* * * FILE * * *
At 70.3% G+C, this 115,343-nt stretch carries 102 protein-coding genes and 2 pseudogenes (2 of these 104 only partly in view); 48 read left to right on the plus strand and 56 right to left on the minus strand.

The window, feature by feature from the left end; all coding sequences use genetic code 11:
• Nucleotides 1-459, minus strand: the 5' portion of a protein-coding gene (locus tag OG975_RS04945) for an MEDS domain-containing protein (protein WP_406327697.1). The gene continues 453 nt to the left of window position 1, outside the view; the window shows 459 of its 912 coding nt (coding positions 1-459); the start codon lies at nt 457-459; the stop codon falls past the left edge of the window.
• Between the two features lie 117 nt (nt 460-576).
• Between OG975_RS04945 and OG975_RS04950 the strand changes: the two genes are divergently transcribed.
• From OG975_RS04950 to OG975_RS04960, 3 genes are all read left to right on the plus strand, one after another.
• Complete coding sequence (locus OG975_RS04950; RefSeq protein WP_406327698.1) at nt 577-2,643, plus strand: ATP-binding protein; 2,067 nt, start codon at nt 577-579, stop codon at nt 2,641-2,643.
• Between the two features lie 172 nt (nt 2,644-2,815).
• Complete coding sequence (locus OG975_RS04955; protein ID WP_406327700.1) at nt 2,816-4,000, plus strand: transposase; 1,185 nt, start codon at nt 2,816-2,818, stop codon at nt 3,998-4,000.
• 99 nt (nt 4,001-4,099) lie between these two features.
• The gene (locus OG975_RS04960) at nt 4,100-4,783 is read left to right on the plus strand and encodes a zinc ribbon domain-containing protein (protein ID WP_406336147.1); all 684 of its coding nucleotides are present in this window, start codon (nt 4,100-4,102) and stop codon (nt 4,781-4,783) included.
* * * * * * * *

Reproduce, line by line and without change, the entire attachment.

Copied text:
At 70.3% G+C, this 115,343-nt stretch carries 102 protein-coding genes and 2 pseudogenes (2 of these 104 only partly in view); 48 read left to right on the plus strand and 56 right to left on the minus strand.

The window, feature by feature from the left end; all coding sequences use genetic code 11:
• Nucleotides 1-459, minus strand: the 5' portion of a protein-coding gene (locus tag OG975_RS04945) for an MEDS domain-containing protein (protein WP_406327697.1). The gene continues 453 nt to the left of window position 1, outside the view; the window shows 459 of its 912 coding nt (coding positions 1-459); the start codon lies at nt 457-459; the stop codon falls past the left edge of the window.
• Between the two features lie 117 nt (nt 460-576).
• Between OG975_RS04945 and OG975_RS04950 the strand changes: the two genes are divergently transcribed.
• From OG975_RS04950 to OG975_RS04960, 3 genes are all read left to right on the plus strand, one after another.
• Complete coding sequence (locus OG975_RS04950; RefSeq protein WP_406327698.1) at nt 577-2,643, plus strand: ATP-binding protein; 2,067 nt, start codon at nt 577-579, stop codon at nt 2,641-2,643.
• Between the two features lie 172 nt (nt 2,644-2,815).
• Complete coding sequence (locus OG975_RS04955; protein ID WP_406327700.1) at nt 2,816-4,000, plus strand: transposase; 1,185 nt, start codon at nt 2,816-2,818, stop codon at nt 3,998-4,000.
• 99 nt (nt 4,001-4,099) lie between these two features.
• The gene (locus OG975_RS04960) at nt 4,100-4,783 is read left to right on the plus strand and encodes a zinc ribbon domain-containing protein (protein ID WP_406336147.1); all 684 of its coding nucleotides are present in this window, start codon (nt 4,100-4,102) and stop codon (nt 4,781-4,783) included.